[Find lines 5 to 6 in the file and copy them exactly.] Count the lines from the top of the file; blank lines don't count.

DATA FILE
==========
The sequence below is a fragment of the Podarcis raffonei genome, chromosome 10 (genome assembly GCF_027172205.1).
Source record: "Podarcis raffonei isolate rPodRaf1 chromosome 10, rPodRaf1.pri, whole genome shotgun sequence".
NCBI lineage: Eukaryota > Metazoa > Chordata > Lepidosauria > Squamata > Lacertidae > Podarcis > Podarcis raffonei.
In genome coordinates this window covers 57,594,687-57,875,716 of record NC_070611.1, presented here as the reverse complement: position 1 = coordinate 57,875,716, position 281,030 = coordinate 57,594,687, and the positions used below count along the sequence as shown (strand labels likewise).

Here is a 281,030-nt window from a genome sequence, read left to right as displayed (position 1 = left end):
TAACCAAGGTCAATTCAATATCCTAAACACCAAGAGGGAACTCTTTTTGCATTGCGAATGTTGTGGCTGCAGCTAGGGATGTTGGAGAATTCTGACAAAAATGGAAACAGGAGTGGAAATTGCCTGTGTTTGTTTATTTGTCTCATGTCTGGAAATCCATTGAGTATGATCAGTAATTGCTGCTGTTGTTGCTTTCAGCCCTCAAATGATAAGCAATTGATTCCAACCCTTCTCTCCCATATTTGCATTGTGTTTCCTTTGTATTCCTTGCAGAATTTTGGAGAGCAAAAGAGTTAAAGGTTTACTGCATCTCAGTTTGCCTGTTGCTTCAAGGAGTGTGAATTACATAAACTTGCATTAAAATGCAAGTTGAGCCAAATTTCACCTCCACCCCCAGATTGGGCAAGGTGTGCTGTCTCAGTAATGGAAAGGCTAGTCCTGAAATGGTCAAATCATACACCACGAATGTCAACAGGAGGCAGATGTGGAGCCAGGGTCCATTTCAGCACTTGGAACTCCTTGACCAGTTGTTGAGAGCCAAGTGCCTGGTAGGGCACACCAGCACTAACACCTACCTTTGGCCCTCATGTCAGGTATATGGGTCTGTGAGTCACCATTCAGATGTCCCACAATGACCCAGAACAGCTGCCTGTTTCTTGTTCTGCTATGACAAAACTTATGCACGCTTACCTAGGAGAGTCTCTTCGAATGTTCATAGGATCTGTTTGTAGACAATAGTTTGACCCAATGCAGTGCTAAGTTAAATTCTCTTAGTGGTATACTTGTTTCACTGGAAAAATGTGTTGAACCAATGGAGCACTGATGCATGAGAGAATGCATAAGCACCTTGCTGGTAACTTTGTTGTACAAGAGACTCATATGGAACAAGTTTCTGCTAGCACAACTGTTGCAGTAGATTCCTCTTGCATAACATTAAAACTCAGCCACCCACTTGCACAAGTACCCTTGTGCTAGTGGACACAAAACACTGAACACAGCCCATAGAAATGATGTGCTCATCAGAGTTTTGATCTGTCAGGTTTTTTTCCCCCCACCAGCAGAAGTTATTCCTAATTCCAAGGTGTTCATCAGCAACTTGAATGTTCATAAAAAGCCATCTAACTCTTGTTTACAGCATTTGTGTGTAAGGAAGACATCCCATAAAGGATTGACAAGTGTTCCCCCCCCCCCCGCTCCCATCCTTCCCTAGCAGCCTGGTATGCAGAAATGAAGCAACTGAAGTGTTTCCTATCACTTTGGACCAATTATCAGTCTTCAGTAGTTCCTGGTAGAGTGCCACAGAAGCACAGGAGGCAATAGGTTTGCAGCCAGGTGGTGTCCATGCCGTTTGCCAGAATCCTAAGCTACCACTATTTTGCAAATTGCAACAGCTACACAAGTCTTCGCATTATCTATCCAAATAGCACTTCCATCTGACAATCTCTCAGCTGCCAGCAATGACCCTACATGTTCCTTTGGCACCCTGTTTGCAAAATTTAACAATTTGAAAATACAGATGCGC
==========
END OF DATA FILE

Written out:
Here is a 281,030-nt window from a genome sequence, read left to right as displayed (position 1 = left end):
TAACCAAGGTCAATTCAATATCCTAAACACCAAGAGGGAACTCTTTTTGCATTGCGAATGTTGTGGCTGCAGCTAGGGATGTTGGAGAATTCTGACAAAAATGGAAACAGGAGTGGAAATTGCCTGTGTTTGTTTATTTGTCTCATGTCTGGAAATCCATTGAGTATGATCAGTAATTGCTGCTGTTGTTGCTTTCAGCCCTCAAATGATAAGCAATTGATTCCAACCCTTCTCTCCCATATTTGCATTGTGTTTCCTTTGTATTCCTTGCAGAATTTTGGAGAGCAAAAGAGTTAAAGGTTTACTGCATCTCAGTTTGCCTGTTGCTTCAAGGAGTGTGAATTACATAAACTTGCATTAAAATGCAAGTTGAGCCAAATTTCACCTCCACCCCCAGATTGGGCAAGGTGTGCTGTCTCAGTAATGGAAAGGCTAGTCCTGAAATGGTCAAATCATACACCACGAATGTCAACAGGAGGCAGATGTGGAGCCAGGGTCCATTTCAGCACTTGGAACTCCTTGACCAGTTGTTGAGAGCCAAGTGCCTGGTAGGGCACACCAGCACTAACACCTACCTTTGGCCCTCATGTCAGGTATATGGGTCTGTGAGTCACCATTCAGATGTCCCACAATGACCCAGAACAGCTGCCTGTTTCTTGTTCTGCTATGACAAAACTTATGCACGCTTACCTAGGAGAGTCTCTTCGAATGTTCATAGGATCTGTTTGTAGACAATAGTTTGACCCAATGCAGTGCTAAGTTAAATTCTCTTAGTGGTATACTTGTTTCACTGGAAAAATGTGTTGAACCAATGGAGCACTGATGCATGAGAGAATGCATAAGCACCTTGCTGGTAACTTTGTTGTACAAGAGACTCATATGGAACAAGTTTCTGCTAGCACAACTGTTGCAGTAGATTCCTCTTGCATAACATTAAAACTCAGCCACCCACTTGCACAAGTACCCTTGTGCTAGTGGACACAAAACACTGAACACAGCCCATAGAAATGATGTGCTCATCAGAGTTTTGATCTGTCAGGTTTTTTTCCCCCCACCAGCAGAAGTTATTCCTAATTCCAAGGTGTTCATCAGCAACTTGAATGTTCATAAAAAGCCATCTAACTCTTGTTTACAGCATTTGTGTGTAAGGAAGACATCCCATAAAGGATTGACAAGTGTTCCCCCCCCCCCCGCTCCCATCCTTCCCTAGCAGCCTGGTATGCAGAAATGAAGCAACTGAAGTGTTTCCTATCACTTTGGACCAATTATCAGTCTTCAGTAGTTCCTGGTAGAGTGCCACAGAAGCACAGGAGGCAATAGGTTTGCAGCCAGGTGGTGTCCATGCCGTTTGCCAGAATCCTAAGCTACCACTATTTTGCAAATTGCAACAGCTACACAAGTCTTCGCATTATCTATCCAAATAGCACTTCCATCTGACAATCTCTCAGCTGCCAGCAATGACCCTACATGTTCCTTTGGCACCCTGTTTGCAAAATTTAACAATTTGAAAATACAGATGCGC